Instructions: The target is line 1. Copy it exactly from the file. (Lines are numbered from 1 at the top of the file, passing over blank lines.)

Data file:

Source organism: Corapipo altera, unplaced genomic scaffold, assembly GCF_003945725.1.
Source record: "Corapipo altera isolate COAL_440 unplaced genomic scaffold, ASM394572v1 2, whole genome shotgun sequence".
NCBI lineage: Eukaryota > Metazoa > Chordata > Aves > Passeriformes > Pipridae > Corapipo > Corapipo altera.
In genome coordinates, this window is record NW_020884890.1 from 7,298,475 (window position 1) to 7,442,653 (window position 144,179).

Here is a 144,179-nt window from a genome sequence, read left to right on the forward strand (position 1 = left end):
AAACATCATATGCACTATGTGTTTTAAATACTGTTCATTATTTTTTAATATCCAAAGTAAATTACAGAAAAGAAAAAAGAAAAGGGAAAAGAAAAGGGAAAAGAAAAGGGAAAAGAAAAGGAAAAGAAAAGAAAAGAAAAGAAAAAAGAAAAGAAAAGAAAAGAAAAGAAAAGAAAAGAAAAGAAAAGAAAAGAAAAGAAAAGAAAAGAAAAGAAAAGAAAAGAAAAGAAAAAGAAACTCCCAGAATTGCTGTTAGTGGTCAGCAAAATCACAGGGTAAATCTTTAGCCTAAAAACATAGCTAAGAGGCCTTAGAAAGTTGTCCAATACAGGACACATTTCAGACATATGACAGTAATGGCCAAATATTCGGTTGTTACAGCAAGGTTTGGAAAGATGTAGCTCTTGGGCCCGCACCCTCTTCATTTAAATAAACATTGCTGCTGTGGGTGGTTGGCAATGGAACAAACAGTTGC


Source organism: Corapipo altera, unplaced genomic scaffold, assembly GCF_003945725.1.